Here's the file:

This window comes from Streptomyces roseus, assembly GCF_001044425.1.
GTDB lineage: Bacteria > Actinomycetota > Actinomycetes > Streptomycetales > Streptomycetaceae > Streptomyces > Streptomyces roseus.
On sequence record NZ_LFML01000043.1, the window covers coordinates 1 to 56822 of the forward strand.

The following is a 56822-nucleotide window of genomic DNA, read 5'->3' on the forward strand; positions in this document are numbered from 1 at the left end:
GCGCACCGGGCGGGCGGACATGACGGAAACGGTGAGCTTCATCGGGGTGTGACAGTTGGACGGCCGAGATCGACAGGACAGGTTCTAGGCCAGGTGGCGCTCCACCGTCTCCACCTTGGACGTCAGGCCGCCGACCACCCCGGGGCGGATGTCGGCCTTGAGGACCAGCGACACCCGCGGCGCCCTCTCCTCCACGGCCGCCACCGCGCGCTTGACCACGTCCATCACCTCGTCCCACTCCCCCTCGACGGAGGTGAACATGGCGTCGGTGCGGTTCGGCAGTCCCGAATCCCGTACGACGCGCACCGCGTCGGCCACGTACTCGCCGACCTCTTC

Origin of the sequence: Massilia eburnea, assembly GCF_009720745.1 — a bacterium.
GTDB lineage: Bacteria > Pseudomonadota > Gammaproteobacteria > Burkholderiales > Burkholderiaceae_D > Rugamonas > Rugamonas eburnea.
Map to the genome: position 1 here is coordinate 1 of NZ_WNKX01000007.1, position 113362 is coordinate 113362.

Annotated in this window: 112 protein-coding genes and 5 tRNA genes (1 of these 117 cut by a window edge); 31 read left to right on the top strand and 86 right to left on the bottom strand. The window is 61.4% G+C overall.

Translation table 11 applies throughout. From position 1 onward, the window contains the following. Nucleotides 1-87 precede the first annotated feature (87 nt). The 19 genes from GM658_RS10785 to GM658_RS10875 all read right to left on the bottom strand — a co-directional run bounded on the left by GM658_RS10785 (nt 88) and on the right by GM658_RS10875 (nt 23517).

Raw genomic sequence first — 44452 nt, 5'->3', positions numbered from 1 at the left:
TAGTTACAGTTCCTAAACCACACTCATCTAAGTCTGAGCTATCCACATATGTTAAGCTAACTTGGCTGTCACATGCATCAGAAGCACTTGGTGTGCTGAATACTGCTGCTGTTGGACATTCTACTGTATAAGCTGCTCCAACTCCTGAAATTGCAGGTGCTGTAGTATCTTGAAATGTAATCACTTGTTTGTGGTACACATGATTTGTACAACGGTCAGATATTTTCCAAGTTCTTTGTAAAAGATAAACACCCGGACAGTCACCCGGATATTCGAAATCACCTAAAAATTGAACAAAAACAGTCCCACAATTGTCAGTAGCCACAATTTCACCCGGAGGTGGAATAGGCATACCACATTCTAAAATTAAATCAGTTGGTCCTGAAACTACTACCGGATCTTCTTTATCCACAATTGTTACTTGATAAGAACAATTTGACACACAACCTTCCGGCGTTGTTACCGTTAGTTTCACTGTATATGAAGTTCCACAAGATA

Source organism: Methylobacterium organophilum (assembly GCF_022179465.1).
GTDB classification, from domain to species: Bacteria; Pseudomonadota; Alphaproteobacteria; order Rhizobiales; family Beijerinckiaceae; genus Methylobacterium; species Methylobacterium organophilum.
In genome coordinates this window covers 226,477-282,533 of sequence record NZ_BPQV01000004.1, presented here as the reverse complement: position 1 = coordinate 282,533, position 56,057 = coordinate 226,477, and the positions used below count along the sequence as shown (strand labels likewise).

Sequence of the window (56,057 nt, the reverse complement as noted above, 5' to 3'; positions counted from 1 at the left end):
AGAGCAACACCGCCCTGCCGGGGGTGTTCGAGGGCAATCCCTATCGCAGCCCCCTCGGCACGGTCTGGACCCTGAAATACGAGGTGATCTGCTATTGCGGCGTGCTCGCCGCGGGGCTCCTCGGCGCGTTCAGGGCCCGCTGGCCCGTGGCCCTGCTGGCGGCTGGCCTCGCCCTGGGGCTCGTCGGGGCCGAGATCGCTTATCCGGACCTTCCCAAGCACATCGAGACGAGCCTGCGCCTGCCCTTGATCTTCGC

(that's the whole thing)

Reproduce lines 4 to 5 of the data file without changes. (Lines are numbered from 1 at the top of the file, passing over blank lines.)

The following is a 56822-nucleotide window of genomic DNA, read 5'->3' on the forward strand; positions in this document are numbered from 1 at the left end:
GCGCACCGGGCGGGCGGACATGACGGAAACGGTGAGCTTCATCGGGGTGTGACAGTTGGACGGCCGAGATCGACAGGACAGGTTCTAGGCCAGGTGGCGCTCCACCGTCTCCACCTTGGACGTCAGGCCGCCGACCACCCCGGGGCGGATGTCGGCCTTGAGGACCAGCGACACCCGCGGCGCCCTCTCCTCCACGGCCGCCACCGCGCGCTTGACCACGTCCATCACCTCGTCCCACTCCCCCTCGACGGAGGTGAACATGGCGTCGGTGCGGTTCGGCAGTCCCGAATCCCGTACGACGCGCACCGCGTCGGCCACGTACTCGCCGACCTCTTC